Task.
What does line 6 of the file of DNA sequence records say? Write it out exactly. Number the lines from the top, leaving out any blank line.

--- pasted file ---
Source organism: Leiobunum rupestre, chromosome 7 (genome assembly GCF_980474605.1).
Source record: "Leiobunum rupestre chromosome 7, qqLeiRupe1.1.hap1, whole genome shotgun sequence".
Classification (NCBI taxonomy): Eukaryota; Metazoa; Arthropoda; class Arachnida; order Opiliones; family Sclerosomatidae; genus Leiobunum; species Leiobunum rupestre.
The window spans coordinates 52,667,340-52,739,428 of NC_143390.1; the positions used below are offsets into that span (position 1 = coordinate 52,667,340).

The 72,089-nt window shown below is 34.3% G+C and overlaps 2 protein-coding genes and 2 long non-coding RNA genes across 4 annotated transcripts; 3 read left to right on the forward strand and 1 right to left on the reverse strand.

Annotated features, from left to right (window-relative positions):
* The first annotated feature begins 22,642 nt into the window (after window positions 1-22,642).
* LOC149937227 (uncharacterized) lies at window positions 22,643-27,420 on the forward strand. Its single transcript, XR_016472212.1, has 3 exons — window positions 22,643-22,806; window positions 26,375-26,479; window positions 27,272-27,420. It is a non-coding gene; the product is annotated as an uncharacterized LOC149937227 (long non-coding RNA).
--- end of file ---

Annotated features, from left to right (window-relative positions):